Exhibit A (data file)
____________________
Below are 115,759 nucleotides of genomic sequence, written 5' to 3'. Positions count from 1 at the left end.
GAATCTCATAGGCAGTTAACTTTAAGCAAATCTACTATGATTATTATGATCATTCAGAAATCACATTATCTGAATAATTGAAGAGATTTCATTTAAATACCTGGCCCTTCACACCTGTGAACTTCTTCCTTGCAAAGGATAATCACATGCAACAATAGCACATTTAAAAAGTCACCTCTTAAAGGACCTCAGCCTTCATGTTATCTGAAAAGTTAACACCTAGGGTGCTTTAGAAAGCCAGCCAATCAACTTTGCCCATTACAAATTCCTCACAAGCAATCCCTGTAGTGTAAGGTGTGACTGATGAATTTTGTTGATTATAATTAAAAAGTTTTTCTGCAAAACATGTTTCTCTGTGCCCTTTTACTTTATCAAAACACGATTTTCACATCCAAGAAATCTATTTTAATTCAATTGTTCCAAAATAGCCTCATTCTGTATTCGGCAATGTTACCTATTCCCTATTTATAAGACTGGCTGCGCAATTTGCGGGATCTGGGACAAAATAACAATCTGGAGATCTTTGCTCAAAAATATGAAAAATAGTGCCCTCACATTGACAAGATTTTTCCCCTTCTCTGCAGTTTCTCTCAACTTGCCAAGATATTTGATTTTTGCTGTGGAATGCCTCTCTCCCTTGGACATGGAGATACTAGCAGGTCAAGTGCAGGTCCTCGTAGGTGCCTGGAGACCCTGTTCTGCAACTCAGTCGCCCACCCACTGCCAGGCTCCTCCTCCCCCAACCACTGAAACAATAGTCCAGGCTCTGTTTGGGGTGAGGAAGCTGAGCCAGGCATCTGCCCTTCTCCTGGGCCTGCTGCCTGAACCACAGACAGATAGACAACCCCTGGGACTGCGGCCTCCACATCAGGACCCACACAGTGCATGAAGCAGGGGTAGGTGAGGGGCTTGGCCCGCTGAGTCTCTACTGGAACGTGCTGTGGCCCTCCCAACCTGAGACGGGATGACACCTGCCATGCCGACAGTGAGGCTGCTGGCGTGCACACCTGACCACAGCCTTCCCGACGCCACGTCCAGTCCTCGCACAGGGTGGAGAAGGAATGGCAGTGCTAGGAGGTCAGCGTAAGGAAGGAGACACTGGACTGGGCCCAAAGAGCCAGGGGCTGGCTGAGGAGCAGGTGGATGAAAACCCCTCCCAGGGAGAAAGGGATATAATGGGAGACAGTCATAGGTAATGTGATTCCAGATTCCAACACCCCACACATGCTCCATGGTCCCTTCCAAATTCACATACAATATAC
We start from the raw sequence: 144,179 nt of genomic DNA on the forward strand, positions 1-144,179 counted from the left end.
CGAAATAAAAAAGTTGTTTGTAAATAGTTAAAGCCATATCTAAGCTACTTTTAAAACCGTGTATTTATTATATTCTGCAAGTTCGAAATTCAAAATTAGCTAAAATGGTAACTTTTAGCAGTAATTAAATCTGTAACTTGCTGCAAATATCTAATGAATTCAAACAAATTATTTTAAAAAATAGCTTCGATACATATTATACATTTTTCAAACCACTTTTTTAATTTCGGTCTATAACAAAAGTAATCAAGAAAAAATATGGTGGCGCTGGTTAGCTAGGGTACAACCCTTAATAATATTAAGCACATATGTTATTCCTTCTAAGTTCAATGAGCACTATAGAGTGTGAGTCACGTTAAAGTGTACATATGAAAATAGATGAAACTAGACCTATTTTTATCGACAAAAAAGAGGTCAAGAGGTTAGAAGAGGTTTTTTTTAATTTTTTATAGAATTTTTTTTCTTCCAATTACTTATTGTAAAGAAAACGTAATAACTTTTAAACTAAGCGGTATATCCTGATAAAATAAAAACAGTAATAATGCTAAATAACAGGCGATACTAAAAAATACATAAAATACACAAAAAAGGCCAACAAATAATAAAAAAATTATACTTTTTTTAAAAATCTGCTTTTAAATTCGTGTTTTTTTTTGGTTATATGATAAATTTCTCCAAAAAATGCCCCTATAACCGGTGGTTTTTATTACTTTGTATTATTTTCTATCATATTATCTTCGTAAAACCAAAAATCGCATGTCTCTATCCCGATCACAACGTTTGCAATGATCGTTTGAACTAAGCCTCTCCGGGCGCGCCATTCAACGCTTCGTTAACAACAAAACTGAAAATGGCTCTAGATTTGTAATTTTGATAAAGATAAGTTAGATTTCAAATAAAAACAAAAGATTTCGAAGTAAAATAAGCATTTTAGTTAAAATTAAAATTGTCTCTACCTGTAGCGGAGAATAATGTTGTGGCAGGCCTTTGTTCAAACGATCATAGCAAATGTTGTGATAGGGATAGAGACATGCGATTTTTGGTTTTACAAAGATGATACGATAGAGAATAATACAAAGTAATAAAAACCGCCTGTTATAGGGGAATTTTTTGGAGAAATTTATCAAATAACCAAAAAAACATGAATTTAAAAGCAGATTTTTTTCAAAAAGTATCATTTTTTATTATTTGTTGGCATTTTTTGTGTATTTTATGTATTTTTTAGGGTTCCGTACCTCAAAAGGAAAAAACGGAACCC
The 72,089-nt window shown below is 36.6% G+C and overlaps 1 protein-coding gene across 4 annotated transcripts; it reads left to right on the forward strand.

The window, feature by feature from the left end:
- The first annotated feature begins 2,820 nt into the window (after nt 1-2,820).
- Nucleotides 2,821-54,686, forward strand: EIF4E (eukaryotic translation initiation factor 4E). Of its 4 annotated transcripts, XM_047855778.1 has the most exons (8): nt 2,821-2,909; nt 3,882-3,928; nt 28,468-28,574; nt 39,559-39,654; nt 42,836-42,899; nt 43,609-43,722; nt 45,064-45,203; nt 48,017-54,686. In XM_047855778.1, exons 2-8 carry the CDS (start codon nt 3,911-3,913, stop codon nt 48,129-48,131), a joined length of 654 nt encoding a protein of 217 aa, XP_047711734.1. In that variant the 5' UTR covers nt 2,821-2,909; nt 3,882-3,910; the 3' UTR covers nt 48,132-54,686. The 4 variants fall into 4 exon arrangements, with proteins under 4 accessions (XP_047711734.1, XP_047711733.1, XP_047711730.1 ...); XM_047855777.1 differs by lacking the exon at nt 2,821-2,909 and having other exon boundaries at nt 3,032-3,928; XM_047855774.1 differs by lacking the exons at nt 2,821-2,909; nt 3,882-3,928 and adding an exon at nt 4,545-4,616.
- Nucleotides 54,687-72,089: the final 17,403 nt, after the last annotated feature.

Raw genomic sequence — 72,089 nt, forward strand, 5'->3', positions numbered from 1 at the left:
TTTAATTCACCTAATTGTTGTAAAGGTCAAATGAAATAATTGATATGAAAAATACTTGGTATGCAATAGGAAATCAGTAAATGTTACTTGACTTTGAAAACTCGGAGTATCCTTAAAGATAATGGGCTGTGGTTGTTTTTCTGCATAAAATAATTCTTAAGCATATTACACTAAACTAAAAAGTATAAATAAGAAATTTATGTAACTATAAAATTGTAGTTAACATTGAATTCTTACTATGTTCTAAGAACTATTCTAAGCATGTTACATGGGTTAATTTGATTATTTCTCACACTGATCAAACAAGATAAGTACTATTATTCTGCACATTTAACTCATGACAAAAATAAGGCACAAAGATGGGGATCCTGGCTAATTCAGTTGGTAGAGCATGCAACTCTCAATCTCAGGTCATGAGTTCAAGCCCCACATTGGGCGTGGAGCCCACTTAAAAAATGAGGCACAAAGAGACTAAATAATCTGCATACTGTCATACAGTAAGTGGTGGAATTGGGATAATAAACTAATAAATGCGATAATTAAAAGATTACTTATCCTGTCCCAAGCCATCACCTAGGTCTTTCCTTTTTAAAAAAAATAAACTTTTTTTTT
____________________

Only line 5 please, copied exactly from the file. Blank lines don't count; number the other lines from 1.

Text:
The 72,089-nt window shown below is 36.6% G+C and overlaps 1 protein-coding gene across 4 annotated transcripts; it reads left to right on the forward strand.